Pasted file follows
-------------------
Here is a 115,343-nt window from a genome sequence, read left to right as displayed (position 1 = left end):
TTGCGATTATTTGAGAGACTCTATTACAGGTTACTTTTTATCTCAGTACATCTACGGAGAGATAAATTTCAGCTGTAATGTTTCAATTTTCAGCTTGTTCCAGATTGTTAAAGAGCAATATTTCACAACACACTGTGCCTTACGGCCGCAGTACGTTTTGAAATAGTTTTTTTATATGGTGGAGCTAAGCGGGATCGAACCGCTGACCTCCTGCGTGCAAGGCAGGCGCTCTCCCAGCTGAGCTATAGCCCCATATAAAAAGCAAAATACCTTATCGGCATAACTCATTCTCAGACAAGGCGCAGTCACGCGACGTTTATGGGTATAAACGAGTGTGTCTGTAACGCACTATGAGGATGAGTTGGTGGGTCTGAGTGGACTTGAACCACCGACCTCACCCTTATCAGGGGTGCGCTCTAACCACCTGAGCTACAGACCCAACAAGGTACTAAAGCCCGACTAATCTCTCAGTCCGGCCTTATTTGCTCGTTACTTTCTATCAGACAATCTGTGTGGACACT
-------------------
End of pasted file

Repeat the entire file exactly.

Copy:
Here is a 115,343-nt window from a genome sequence, read left to right as displayed (position 1 = left end):
TTGCGATTATTTGAGAGACTCTATTACAGGTTACTTTTTATCTCAGTACATCTACGGAGAGATAAATTTCAGCTGTAATGTTTCAATTTTCAGCTTGTTCCAGATTGTTAAAGAGCAATATTTCACAACACACTGTGCCTTACGGCCGCAGTACGTTTTGAAATAGTTTTTTTATATGGTGGAGCTAAGCGGGATCGAACCGCTGACCTCCTGCGTGCAAGGCAGGCGCTCTCCCAGCTGAGCTATAGCCCCATATAAAAAGCAAAATACCTTATCGGCATAACTCATTCTCAGACAAGGCGCAGTCACGCGACGTTTATGGGTATAAACGAGTGTGTCTGTAACGCACTATGAGGATGAGTTGGTGGGTCTGAGTGGACTTGAACCACCGACCTCACCCTTATCAGGGGTGCGCTCTAACCACCTGAGCTACAGACCCAACAAGGTACTAAAGCCCGACTAATCTCTCAGTCCGGCCTTATTTGCTCGTTACTTTCTATCAGACAATCTGTGTGGACACT